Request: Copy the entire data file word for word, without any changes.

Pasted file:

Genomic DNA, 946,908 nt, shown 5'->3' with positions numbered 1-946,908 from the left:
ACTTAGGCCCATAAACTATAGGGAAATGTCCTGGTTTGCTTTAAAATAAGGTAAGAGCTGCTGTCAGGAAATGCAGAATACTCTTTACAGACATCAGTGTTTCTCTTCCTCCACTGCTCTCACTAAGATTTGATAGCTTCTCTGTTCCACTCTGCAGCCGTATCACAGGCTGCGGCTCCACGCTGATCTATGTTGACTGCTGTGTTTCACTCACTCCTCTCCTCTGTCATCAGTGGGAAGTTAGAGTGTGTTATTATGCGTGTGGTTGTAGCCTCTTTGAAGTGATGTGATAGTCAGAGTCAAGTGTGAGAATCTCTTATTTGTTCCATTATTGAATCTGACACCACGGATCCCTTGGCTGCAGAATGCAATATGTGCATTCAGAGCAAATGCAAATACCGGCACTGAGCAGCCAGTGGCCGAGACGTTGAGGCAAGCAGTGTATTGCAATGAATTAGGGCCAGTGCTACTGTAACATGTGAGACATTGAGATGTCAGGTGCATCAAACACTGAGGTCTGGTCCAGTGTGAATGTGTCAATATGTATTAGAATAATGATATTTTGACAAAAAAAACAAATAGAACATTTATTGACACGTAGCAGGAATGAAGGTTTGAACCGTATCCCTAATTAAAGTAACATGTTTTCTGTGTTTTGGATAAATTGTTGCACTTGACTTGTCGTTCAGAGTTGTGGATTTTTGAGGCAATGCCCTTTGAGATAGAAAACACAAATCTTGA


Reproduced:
Genomic DNA, 946,908 nt, shown 5'->3' with positions numbered 1-946,908 from the left:
ACTTAGGCCCATAAACTATAGGGAAATGTCCTGGTTTGCTTTAAAATAAGGTAAGAGCTGCTGTCAGGAAATGCAGAATACTCTTTACAGACATCAGTGTTTCTCTTCCTCCACTGCTCTCACTAAGATTTGATAGCTTCTCTGTTCCACTCTGCAGCCGTATCACAGGCTGCGGCTCCACGCTGATCTATGTTGACTGCTGTGTTTCACTCACTCCTCTCCTCTGTCATCAGTGGGAAGTTAGAGTGTGTTATTATGCGTGTGGTTGTAGCCTCTTTGAAGTGATGTGATAGTCAGAGTCAAGTGTGAGAATCTCTTATTTGTTCCATTATTGAATCTGACACCACGGATCCCTTGGCTGCAGAATGCAATATGTGCATTCAGAGCAAATGCAAATACCGGCACTGAGCAGCCAGTGGCCGAGACGTTGAGGCAAGCAGTGTATTGCAATGAATTAGGGCCAGTGCTACTGTAACATGTGAGACATTGAGATGTCAGGTGCATCAAACACTGAGGTCTGGTCCAGTGTGAATGTGTCAATATGTATTAGAATAATGATATTTTGACAAAAAAAACAAATAGAACATTTATTGACACGTAGCAGGAATGAAGGTTTGAACCGTATCCCTAATTAAAGTAACATGTTTTCTGTGTTTTGGATAAATTGTTGCACTTGACTTGTCGTTCAGAGTTGTGGATTTTTGAGGCAATGCCCTTTGAGATAGAAAACACAAATCTTGA